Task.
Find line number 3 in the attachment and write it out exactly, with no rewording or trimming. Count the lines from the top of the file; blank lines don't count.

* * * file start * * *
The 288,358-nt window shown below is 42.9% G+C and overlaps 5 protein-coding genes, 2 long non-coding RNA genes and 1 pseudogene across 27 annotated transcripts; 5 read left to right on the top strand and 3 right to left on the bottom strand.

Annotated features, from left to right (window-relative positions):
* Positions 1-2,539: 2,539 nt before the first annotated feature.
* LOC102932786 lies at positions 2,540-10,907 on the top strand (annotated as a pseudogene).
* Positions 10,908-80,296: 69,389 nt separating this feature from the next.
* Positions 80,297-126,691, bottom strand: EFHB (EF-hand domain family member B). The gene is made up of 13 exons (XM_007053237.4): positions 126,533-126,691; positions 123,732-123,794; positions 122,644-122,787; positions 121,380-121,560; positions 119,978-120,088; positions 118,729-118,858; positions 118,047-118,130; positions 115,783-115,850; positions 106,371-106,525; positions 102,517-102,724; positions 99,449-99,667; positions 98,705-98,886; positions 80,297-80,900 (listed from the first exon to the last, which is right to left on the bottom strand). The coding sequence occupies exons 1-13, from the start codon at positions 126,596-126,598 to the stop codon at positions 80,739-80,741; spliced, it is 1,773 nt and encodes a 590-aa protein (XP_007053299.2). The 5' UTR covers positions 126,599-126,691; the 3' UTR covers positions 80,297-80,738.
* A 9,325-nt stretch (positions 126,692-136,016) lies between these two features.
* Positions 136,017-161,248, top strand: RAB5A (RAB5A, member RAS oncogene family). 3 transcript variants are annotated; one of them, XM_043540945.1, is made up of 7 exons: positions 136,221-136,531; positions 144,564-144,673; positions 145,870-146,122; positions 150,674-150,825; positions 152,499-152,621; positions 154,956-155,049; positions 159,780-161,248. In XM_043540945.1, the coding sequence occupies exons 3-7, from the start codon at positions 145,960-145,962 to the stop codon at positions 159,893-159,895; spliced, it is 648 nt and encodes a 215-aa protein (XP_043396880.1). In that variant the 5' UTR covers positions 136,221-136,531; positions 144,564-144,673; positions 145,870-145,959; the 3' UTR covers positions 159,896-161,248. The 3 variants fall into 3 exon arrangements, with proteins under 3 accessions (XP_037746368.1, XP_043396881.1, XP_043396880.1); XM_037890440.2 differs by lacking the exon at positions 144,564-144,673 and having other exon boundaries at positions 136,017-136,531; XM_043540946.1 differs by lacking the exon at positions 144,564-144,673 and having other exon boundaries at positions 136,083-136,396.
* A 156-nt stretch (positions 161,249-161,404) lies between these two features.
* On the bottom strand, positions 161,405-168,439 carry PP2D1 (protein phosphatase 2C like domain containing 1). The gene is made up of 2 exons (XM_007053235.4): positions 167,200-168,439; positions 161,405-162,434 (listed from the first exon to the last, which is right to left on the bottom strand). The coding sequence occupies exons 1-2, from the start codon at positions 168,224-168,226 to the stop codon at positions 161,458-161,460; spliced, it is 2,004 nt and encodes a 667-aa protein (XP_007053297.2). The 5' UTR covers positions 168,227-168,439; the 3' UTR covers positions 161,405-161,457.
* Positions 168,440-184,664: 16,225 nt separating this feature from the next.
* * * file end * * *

* Positions 1-2,539: 2,539 nt before the first annotated feature.